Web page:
Sadly, Sunstein lacks epistemological self-consciousness, it seems, even while he attempts to empathize with his “low-information” conspiracists. On the one hand, he wants to identify deviations from the “official story” as being potentially harmful opinions based on no, little, or “bad” evidence. On the other hand, however, he openly admits that we are all epistemologically crippled. And it doesn’t help any for Sunstein to qualify his assertion by adding that we all are epistemologically crippled “at least to some degree,” since he further states that “we lack direct or personal evidence for most of what we think. In other words, “official stories” and “conspiracy theories” are all, ultimately, theories. Barring one being omniscient, therefore, all conclusive reports concerning a given subject of inquiry are tentative, defeasible working theories that, to quote Sunstein, “can turn out to be badly wrong.”

What Hath Christianity to Do with “Conspiracy Theories”?

If what we know can turn out to be “badly wrong,” then we didn’t know what we thought we knew. Rather, we believed that a proposition, or a set of propositions, about some subject of inquiry was true, but learned that we were wrong. Our inductive reasoning needs to be constrained by the truth regarding the subject of inquiry, its relevant and irrelevant factors to be considered as evidence or discounted, etc. We need a divine truth, or some divine truths, to show us how to constrain the otherwise infinite pool of data from which we seek to reconstruct the truth.

The Word of God contains such constraints, but the world rejects the Word of God. In the place of the authority of the omniscient Triune God, ignorant humans who agree with one another become the authorities regarding any given subject of inquiry. This is not a conspiracy theory, btw; this is reality. We have two options set before us – Either we can submit to the authoritative words of fallible men, or we can submit to the authoritative Word of the Infallible and Omniscient Trinity. Without these constraints given by God, all conclusions regarding any subject of inquiry are merely theories in competition with one another.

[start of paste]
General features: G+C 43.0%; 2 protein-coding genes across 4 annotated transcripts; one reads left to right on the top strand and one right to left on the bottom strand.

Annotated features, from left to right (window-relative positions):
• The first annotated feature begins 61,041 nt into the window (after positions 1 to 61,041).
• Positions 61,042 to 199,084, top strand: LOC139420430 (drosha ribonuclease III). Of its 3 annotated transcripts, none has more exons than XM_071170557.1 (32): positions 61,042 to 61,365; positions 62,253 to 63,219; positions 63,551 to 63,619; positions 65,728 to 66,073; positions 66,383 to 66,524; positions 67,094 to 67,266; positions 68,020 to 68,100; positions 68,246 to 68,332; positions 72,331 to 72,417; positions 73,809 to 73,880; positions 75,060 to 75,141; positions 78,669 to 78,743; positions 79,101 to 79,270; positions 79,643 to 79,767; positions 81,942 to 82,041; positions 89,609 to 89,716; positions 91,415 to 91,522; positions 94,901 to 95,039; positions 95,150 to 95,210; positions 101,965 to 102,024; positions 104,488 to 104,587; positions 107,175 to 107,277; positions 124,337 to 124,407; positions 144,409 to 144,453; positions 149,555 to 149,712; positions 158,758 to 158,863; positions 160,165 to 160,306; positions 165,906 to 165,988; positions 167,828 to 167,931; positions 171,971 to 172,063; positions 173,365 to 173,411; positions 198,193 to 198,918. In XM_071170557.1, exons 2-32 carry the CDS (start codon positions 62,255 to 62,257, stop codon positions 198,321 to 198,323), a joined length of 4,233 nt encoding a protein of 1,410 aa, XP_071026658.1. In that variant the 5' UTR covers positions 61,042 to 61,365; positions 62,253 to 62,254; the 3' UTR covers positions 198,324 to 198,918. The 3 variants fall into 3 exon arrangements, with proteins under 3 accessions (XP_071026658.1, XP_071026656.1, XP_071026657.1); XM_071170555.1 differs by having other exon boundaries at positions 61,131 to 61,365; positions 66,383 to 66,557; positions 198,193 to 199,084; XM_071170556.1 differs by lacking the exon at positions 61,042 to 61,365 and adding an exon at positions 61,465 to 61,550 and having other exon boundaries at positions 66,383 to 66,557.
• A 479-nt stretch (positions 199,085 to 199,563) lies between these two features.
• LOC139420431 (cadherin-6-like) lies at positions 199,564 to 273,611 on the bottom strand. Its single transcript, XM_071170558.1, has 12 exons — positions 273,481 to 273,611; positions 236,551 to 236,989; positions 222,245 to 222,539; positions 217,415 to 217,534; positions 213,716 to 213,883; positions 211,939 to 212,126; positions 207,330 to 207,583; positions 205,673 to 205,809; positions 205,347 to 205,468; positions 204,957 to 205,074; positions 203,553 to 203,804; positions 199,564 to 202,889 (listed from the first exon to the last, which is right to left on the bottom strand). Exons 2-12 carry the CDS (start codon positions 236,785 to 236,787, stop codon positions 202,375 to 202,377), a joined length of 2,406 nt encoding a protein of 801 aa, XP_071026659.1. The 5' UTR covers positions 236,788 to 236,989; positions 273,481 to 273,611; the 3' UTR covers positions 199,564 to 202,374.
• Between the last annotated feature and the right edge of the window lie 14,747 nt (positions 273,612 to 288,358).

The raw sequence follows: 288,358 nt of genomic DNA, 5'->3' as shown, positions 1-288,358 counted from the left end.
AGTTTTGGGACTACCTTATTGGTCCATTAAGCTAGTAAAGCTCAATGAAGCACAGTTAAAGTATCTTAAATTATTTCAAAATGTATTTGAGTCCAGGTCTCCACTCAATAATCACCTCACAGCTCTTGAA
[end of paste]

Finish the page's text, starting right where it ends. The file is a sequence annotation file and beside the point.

As Christians, we can justifiably identify explanations about a given subject of inquiry as being good, bad, plausible, implausible, right, wrong, poorly reasoned, well reasoned, and so on. We can justifiably draw a distinction between the most plausible explanation and a borderline insane conspiracy theory. Contrary to the hackneyed claims of atheists and agnostics, Christianity forms the basis of free thinking, critical inquiry, and epistemological generosity. Apart from the Logic of God, Christ Jesus, we can do nothing. And with him, we can come to possess truth. In Christ “are hidden all the treasures of wisdom and knowledge” (Col 2:3). And this is important to remember, Paul tells us, so that “that no one may delude [us] with plausible arguments” (Col 2:4).

Our thinking is to be geared toward finding the truth by means of the truth revealed to us by God. Questioning the “official story” or a “conspiracy theory” is well within our freedom to do as those who have been called to love the Lord our God with all of our hearts, soul, mind, and strength. In doing so, we may contribute to a better understanding of some subject of inquiry, or at least be able to identify those theories – either those “officially” or unofficially declared to be the case – as false conclusions harmful to the acquisition of the truth.

Soli Deo Gloria